Izzy asking for details usually got the ball rolling, and the faster Catalina got it out, the quicker the theatrical process would be over.
But the packing of the suitcases was a bad sign. This was the third time in Izzy’s memory that the suitcase packing took place. And each time, it resulted in divorce. Three divorces in less than thirteen years, although really, Izzy didn’t remember much before age five. Actually, her Mom packing a bag and running Izzy out of a house without her beloved teddy bear was her first foggy memory.
She’d never bothered to ask her mother if she had been married to Izzy’s father. Part of Izzy was afraid to find out.
“What did he do? What did he do?” Catalina stopped haphazardly flinging socks and tighty-whities into the luggage and faced Izzy. Her dark, nearly black eyes, the eyes she’d passed on to Izzy, were wild, as was her ink-black hair, currently frizzing out of its messy bun in every which way. “He stuck his dick in that fucking teenager next door. That’s what the bastardo did.”
“Mama, Juliet isn’t a teenager. She’s twenty-two,” she said, like that would somehow make a difference.
“And this makes it okay?” Her mother shrieked as she shook her head and stomped her foot like a petulant child. “We took vows, Isabella!”
Always with the vows.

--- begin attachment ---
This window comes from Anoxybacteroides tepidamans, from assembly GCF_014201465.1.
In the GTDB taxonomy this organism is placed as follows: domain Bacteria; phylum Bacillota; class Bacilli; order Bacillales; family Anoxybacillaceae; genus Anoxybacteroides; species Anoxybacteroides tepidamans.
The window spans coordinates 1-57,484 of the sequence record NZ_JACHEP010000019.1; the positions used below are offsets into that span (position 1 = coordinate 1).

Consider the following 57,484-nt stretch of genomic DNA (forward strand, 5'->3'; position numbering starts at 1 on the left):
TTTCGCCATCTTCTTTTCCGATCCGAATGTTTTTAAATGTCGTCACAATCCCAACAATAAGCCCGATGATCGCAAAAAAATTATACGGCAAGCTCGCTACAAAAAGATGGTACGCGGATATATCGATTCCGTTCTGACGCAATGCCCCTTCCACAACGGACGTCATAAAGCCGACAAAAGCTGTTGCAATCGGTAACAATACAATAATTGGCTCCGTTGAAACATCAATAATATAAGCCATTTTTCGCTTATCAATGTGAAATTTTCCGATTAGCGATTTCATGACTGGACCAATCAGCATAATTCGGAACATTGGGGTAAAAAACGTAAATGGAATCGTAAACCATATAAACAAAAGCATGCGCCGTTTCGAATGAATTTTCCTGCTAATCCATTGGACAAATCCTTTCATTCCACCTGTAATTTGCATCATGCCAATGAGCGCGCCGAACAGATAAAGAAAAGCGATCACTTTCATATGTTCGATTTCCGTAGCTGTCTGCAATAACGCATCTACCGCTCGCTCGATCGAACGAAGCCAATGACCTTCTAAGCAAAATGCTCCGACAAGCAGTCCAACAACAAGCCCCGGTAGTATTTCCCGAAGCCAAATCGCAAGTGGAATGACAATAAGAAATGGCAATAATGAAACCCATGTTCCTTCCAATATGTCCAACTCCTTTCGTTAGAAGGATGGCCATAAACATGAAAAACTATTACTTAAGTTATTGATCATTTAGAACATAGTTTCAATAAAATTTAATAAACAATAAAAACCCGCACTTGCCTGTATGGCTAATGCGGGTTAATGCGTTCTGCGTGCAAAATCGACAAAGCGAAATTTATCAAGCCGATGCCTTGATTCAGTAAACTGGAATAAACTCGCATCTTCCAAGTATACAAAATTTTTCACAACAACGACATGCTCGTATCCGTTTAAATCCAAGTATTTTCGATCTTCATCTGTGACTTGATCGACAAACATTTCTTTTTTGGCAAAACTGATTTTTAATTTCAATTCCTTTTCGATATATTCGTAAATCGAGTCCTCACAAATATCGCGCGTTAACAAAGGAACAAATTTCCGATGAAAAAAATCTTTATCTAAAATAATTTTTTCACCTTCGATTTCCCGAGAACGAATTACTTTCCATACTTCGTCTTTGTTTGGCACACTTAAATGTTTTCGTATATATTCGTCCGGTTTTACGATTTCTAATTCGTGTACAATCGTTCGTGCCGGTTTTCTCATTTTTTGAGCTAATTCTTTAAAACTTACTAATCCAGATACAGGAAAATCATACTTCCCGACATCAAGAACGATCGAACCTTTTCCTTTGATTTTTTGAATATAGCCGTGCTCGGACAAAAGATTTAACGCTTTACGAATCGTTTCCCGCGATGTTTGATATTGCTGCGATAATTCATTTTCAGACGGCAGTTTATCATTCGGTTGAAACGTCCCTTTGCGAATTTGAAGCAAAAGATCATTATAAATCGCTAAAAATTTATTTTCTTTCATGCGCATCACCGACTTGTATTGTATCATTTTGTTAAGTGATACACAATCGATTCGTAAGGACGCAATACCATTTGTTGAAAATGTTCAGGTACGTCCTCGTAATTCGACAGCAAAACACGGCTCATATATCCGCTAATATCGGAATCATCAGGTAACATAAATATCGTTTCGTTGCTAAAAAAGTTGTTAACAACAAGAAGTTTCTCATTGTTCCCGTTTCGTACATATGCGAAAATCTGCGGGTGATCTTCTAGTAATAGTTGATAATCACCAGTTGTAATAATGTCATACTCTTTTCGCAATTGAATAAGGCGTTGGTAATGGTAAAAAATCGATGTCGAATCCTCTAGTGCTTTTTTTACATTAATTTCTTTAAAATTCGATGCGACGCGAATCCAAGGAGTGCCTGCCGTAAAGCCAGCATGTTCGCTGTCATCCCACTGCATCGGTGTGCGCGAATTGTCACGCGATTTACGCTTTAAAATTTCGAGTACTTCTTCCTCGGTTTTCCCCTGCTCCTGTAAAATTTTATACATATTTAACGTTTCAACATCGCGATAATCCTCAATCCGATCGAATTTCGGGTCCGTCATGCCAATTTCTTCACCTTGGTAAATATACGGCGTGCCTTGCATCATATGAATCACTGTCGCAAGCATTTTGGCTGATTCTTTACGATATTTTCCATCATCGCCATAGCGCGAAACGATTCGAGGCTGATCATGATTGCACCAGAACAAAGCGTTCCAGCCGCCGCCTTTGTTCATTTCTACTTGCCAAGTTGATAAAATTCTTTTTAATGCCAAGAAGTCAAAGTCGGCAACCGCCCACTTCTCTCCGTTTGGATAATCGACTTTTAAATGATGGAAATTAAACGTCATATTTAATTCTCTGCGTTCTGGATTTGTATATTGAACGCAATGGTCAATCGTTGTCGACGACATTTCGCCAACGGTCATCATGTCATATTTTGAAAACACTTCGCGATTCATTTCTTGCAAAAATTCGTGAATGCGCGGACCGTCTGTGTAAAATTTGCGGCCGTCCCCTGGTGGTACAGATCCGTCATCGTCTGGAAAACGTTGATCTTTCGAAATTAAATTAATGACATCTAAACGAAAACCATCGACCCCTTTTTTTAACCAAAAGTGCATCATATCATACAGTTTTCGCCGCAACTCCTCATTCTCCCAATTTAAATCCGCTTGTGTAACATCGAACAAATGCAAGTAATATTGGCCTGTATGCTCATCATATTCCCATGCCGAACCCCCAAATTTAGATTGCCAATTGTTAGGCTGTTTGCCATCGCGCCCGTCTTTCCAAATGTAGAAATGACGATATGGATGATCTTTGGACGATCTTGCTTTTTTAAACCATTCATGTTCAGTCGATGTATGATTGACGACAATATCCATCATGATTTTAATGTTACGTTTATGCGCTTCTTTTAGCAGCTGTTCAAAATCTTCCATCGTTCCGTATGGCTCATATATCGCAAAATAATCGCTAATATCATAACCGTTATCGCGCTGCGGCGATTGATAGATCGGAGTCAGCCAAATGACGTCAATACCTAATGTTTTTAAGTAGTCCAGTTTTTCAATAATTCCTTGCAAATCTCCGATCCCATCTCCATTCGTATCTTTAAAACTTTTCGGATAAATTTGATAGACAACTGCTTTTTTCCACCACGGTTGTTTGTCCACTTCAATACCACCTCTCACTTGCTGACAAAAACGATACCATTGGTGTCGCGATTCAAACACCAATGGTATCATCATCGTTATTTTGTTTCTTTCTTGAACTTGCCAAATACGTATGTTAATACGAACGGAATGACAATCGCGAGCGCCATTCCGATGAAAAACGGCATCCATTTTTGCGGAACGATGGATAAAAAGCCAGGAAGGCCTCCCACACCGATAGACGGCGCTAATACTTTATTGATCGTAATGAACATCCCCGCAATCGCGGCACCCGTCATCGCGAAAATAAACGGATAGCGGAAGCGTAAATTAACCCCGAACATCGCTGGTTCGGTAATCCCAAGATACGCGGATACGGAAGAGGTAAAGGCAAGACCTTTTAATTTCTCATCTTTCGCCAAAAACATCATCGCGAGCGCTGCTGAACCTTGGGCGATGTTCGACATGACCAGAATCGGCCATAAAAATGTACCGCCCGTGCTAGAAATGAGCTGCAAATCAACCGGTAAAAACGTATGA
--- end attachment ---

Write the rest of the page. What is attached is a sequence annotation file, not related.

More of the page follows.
Giant tears filled her mother’s eyes then spilled over unchecked.
Here we go again.
Izzy bit her tongue to keep from blurting out that she was pretty confident there was no way in hell Juliet would have sex with a balding fifty-year-old toll-taker who was lumpier than a bowl of cold oatmeal. Juliet worked her ass off at a minimum wage job while taking night classes online and raising her two younger siblings. She had no time for a fling with a past-his-prime married man.
But those words would send Catalina into a further tizzy. So, another approach it was.
“Mama,” she said softly. Izzy had learned over the years to approach with a soothing tone and delicate step when her mom had one of these irrational episodes. “Can I make you a cup of tea? Maybe, if you sit and relax for a while, you’ll feel better, and you can talk it out with Len after he gets home. How does that sound?”
“Tea? My marriage is falling apart, and you want me to have tea? Isabella, don’t act like a child. Hand me that suitcase and start filling it with everything in that drawer,” Catalina said, pointing to the drawer where Len kept his shirts.
A lump formed in Izzy’s throat. Len might be fifteen years older than her mother and not the most attractive of men, but he was kind and worked hard to provide for them. Best of all, he loved Izzy like she was his own flesh and blood, and she felt the same about him. So many nights she’d fallen asleep watching reruns of Friends with her head on his shoulder. He hated the show, though he pretended to love it and suffered through countless hours just for her. Her absolute favorite thing about Len was his support of her art. He’d never called it doodling, never rolled his eyes like her mother did or told her that artists spent their whole lives begging for money. He praised her and bought her supplies with the few remaining dollars his meager paycheck afforded.